How economic success shapes redistribution: The role of self-serving beliefs, in-group bias and justice principles

Camille Dorin, Marine Hainguerlot, Hélène Huber-Yahi, Jean-Christophe Vergnaud, Vincent de Gardelle*

*Corresponding author for this work

Research output: Contribution to journalArticleAcademicpeer-review

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Abstract

In the face of economic inequalities, redistribution of wealth is a key debate for society, and understanding the reasons why individuals may support more or less redistribution can inform this debate. Here we investigate the mechanisms by which experiencing success in a task decreases the support for redistribution of the wealth generated by the task, such that overachievers favor less redistribution than under-achievers. In a laboratory experiment, we replicate this effect and explore how it that may be mediated by an in-group bias, or by changes in individuals’ principles of redis-tributive justice. Critically, both in-group favoritism and self-serving adjustments of justice principles partially accounted for the effect of status on redistribution choices. Our study thus sheds new light on the various ways by which economic experience affects support for redistribution.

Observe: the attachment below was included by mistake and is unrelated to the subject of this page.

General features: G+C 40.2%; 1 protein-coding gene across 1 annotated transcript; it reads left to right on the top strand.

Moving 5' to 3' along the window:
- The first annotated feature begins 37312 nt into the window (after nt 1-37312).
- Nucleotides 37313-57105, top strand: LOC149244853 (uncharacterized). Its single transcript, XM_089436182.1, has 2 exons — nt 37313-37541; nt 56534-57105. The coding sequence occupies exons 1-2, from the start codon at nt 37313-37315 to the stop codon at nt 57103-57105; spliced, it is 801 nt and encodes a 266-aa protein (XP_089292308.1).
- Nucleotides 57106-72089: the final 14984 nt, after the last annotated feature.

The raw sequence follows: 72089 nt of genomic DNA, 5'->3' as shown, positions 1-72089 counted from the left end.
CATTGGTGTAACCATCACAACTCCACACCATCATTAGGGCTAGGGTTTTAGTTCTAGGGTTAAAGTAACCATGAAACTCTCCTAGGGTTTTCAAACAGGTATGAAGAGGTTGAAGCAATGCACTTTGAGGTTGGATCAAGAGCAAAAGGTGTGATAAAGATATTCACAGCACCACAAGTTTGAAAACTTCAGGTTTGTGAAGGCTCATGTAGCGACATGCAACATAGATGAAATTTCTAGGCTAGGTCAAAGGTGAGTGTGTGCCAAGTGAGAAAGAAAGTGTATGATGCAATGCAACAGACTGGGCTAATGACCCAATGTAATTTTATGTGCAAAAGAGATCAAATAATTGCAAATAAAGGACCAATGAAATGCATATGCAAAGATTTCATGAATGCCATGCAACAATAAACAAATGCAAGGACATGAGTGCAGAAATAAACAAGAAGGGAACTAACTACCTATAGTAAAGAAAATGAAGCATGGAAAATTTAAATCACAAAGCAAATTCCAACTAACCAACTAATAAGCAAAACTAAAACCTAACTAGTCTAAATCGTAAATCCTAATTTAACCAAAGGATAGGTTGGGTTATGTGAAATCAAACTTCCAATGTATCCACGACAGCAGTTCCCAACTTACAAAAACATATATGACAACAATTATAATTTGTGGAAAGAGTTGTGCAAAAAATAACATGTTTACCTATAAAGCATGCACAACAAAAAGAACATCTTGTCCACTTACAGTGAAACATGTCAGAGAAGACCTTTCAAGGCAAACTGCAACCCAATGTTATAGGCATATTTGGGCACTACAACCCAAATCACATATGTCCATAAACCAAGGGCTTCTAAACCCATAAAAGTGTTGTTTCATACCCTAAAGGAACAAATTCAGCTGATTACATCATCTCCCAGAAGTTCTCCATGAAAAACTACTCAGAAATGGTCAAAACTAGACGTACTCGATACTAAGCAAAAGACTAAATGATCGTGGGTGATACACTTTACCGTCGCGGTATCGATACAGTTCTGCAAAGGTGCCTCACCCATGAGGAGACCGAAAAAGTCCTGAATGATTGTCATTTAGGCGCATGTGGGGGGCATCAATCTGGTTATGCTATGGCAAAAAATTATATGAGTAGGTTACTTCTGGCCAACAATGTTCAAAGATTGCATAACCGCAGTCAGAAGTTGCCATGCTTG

Original languageEnglish
Pages (from-to)932-949
Number of pages18
JournalJudgment and Decision Making
Volume16
Issue number4
Publication statusPublished - Jul 2021

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© 2021.

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